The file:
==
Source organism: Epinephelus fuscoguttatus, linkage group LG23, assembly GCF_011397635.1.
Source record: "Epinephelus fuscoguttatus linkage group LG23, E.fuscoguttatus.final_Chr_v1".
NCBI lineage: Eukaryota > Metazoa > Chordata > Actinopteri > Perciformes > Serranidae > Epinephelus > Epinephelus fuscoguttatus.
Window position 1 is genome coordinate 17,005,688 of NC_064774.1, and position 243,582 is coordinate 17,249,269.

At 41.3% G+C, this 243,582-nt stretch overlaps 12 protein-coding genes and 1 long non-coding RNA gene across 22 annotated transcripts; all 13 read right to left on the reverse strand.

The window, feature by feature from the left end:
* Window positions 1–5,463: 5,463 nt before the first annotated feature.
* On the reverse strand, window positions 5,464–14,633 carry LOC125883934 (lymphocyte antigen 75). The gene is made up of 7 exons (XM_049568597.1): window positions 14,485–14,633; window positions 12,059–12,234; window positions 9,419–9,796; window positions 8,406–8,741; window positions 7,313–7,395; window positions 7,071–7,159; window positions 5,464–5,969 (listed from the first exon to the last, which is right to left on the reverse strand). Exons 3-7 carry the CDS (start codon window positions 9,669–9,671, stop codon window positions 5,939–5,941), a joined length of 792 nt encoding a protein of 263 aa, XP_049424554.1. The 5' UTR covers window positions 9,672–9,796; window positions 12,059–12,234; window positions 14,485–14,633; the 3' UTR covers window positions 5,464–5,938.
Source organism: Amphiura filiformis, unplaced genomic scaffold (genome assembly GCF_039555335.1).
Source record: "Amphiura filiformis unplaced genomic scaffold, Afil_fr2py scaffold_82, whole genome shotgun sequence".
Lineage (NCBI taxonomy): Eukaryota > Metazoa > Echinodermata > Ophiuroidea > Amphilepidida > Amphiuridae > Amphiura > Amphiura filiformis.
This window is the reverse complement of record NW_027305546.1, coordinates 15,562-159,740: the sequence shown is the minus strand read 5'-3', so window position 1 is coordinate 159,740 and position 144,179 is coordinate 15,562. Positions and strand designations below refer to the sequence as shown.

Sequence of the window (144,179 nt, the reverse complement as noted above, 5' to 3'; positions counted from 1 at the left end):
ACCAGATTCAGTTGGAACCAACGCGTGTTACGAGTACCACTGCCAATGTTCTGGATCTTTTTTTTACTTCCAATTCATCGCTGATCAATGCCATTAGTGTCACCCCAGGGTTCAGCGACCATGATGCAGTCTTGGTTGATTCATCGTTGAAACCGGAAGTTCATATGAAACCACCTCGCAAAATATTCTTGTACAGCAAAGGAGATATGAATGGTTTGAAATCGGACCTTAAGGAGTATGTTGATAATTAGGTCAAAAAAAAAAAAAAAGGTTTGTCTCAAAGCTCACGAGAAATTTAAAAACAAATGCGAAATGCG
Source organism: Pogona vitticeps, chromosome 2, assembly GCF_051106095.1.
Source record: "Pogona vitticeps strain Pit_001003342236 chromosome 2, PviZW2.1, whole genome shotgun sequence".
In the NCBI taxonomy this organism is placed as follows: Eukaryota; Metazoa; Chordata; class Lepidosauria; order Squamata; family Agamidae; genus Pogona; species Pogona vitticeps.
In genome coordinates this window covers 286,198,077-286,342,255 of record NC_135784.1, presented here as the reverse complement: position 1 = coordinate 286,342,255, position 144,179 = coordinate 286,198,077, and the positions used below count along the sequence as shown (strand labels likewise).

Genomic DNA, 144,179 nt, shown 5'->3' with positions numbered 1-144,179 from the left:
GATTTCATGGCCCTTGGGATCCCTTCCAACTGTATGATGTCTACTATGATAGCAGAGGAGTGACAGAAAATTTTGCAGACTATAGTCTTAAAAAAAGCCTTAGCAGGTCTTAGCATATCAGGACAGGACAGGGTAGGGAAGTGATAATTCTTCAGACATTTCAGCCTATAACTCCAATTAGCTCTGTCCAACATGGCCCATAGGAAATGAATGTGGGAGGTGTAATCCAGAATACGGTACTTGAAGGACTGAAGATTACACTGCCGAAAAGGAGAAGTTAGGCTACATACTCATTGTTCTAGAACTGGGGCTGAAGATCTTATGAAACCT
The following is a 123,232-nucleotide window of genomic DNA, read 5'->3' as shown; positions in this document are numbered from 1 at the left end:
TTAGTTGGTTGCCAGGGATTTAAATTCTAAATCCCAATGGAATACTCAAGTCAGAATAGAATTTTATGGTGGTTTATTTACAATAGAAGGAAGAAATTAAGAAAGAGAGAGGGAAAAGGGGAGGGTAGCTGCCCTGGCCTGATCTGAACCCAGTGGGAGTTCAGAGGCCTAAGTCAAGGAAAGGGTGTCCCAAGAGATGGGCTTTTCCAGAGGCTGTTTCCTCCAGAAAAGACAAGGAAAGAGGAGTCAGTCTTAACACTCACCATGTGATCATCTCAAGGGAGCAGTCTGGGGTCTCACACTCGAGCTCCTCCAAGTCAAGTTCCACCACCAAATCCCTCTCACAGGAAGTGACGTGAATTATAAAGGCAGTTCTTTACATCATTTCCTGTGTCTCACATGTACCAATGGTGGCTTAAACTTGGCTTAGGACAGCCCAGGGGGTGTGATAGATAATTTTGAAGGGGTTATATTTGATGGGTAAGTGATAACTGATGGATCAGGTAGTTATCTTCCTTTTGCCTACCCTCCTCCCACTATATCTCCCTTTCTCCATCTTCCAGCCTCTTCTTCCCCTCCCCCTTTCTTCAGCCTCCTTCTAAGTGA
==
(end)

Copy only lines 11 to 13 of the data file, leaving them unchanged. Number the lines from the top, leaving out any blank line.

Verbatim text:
Lineage (NCBI taxonomy): Eukaryota > Metazoa > Echinodermata > Ophiuroidea > Amphilepidida > Amphiuridae > Amphiura > Amphiura filiformis.
This window is the reverse complement of record NW_027305546.1, coordinates 15,562-159,740: the sequence shown is the minus strand read 5'-3', so window position 1 is coordinate 159,740 and position 144,179 is coordinate 15,562. Positions and strand designations below refer to the sequence as shown.

Sequence of the window (144,179 nt, the reverse complement as noted above, 5' to 3'; positions counted from 1 at the left end):